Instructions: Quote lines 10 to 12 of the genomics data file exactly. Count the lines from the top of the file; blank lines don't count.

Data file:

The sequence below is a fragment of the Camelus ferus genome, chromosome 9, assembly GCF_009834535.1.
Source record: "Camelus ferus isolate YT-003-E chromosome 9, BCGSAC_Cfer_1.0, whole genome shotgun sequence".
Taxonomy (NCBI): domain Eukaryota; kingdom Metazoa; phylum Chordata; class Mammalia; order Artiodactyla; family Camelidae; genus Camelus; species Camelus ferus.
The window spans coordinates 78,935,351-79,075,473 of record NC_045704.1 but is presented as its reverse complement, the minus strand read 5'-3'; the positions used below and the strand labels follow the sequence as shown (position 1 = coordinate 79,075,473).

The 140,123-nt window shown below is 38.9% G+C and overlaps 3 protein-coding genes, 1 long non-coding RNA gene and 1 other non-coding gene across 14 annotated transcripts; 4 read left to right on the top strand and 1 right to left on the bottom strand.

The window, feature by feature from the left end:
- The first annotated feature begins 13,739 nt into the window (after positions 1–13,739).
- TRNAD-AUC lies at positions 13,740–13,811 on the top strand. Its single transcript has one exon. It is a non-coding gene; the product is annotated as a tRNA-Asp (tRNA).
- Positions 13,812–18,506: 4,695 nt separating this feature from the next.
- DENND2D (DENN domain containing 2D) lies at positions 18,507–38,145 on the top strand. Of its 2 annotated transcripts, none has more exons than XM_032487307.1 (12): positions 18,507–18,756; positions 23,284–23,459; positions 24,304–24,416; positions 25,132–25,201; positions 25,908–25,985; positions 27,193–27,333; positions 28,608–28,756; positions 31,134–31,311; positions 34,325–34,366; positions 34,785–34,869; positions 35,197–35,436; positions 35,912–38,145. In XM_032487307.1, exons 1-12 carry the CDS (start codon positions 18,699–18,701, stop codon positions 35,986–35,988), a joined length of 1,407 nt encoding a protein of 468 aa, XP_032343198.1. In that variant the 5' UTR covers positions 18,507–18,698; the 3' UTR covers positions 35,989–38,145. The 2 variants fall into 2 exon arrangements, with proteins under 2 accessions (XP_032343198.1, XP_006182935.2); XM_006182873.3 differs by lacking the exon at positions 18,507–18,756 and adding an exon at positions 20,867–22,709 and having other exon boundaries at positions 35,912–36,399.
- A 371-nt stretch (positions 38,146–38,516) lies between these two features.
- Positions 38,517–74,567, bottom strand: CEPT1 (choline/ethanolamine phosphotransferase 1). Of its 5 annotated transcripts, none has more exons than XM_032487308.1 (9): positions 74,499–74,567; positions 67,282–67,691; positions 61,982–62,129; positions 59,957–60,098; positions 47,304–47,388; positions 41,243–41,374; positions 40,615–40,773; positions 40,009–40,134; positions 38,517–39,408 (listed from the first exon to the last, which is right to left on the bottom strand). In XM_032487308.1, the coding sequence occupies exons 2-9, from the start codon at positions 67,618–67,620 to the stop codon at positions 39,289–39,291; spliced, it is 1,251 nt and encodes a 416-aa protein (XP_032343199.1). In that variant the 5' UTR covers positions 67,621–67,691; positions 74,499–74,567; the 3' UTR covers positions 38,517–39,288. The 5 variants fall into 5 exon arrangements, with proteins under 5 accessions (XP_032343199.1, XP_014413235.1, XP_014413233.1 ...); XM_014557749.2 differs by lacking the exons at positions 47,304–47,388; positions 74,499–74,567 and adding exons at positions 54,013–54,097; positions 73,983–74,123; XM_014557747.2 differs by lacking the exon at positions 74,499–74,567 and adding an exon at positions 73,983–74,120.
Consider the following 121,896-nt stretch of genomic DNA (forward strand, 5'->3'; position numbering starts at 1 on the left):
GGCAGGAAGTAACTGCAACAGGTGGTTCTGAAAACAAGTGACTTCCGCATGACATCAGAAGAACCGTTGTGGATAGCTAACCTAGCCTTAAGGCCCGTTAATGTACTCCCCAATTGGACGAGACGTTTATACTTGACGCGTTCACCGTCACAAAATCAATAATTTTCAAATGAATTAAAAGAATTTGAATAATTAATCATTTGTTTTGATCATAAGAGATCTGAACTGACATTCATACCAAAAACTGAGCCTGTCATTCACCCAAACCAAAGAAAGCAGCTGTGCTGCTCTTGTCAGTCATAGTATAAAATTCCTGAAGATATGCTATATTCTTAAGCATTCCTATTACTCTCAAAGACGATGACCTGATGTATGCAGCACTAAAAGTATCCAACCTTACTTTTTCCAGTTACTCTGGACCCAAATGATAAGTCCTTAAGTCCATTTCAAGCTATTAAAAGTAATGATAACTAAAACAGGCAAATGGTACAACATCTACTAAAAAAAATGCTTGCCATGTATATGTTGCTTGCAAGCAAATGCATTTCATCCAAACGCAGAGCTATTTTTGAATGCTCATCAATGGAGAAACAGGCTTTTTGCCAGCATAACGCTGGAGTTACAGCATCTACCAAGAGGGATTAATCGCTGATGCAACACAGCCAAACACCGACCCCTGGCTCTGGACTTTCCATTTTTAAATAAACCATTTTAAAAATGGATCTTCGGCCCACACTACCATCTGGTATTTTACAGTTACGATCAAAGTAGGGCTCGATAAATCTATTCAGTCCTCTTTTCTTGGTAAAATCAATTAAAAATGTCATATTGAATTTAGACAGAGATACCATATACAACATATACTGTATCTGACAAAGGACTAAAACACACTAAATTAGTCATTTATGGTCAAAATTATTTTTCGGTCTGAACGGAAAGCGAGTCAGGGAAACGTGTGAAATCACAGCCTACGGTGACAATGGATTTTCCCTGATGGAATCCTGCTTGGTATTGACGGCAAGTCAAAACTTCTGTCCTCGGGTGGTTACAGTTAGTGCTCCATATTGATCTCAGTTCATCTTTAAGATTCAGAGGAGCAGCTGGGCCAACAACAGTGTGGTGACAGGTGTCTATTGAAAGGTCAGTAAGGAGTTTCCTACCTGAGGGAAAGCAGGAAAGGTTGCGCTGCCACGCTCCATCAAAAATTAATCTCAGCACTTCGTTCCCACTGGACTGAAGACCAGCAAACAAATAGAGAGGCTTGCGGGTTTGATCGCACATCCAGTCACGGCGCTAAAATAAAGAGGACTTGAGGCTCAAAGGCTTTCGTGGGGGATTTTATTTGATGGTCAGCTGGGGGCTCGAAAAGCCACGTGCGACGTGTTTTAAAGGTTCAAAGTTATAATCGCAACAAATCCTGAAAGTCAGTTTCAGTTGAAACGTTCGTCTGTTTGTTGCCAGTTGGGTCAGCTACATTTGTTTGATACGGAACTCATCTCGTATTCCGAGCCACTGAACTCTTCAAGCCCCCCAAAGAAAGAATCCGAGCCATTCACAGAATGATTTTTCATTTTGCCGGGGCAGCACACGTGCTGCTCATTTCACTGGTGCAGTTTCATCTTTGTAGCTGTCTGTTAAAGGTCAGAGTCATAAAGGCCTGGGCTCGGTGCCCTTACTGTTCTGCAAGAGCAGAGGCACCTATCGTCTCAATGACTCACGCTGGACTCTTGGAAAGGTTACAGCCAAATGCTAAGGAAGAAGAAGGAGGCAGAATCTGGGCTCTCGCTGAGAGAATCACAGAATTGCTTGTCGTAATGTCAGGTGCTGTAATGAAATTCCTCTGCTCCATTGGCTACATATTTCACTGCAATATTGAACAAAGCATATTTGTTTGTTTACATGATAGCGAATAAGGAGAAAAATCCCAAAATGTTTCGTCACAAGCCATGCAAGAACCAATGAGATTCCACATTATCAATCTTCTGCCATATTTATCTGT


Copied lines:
- DENND2D (DENN domain containing 2D) lies at positions 18,507–38,145 on the top strand. Of its 2 annotated transcripts, none has more exons than XM_032487307.1 (12): positions 18,507–18,756; positions 23,284–23,459; positions 24,304–24,416; positions 25,132–25,201; positions 25,908–25,985; positions 27,193–27,333; positions 28,608–28,756; positions 31,134–31,311; positions 34,325–34,366; positions 34,785–34,869; positions 35,197–35,436; positions 35,912–38,145. In XM_032487307.1, exons 1-12 carry the CDS (start codon positions 18,699–18,701, stop codon positions 35,986–35,988), a joined length of 1,407 nt encoding a protein of 468 aa, XP_032343198.1. In that variant the 5' UTR covers positions 18,507–18,698; the 3' UTR covers positions 35,989–38,145. The 2 variants fall into 2 exon arrangements, with proteins under 2 accessions (XP_032343198.1, XP_006182935.2); XM_006182873.3 differs by lacking the exon at positions 18,507–18,756 and adding an exon at positions 20,867–22,709 and having other exon boundaries at positions 35,912–36,399.
- A 371-nt stretch (positions 38,146–38,516) lies between these two features.
- Positions 38,517–74,567, bottom strand: CEPT1 (choline/ethanolamine phosphotransferase 1). Of its 5 annotated transcripts, none has more exons than XM_032487308.1 (9): positions 74,499–74,567; positions 67,282–67,691; positions 61,982–62,129; positions 59,957–60,098; positions 47,304–47,388; positions 41,243–41,374; positions 40,615–40,773; positions 40,009–40,134; positions 38,517–39,408 (listed from the first exon to the last, which is right to left on the bottom strand). In XM_032487308.1, the coding sequence occupies exons 2-9, from the start codon at positions 67,618–67,620 to the stop codon at positions 39,289–39,291; spliced, it is 1,251 nt and encodes a 416-aa protein (XP_032343199.1). In that variant the 5' UTR covers positions 67,621–67,691; positions 74,499–74,567; the 3' UTR covers positions 38,517–39,288. The 5 variants fall into 5 exon arrangements, with proteins under 5 accessions (XP_032343199.1, XP_014413235.1, XP_014413233.1 ...); XM_014557749.2 differs by lacking the exons at positions 47,304–47,388; positions 74,499–74,567 and adding exons at positions 54,013–54,097; positions 73,983–74,123; XM_014557747.2 differs by lacking the exon at positions 74,499–74,567 and adding an exon at positions 73,983–74,120.